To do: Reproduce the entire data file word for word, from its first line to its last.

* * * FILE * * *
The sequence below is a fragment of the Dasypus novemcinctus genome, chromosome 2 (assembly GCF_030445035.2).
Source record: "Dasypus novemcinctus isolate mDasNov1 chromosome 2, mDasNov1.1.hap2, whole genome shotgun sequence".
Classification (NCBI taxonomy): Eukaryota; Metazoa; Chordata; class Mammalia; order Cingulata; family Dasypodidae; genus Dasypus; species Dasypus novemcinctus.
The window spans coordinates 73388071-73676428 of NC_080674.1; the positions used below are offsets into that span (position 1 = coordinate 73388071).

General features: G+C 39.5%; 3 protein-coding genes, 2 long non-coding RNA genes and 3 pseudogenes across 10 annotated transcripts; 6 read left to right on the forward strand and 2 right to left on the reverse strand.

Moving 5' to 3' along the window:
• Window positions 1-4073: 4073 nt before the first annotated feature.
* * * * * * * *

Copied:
The sequence below is a fragment of the Dasypus novemcinctus genome, chromosome 2 (assembly GCF_030445035.2).
Source record: "Dasypus novemcinctus isolate mDasNov1 chromosome 2, mDasNov1.1.hap2, whole genome shotgun sequence".
Classification (NCBI taxonomy): Eukaryota; Metazoa; Chordata; class Mammalia; order Cingulata; family Dasypodidae; genus Dasypus; species Dasypus novemcinctus.
The window spans coordinates 73388071-73676428 of NC_080674.1; the positions used below are offsets into that span (position 1 = coordinate 73388071).

General features: G+C 39.5%; 3 protein-coding genes, 2 long non-coding RNA genes and 3 pseudogenes across 10 annotated transcripts; 6 read left to right on the forward strand and 2 right to left on the reverse strand.

Moving 5' to 3' along the window:
• Window positions 1-4073: 4073 nt before the first annotated feature.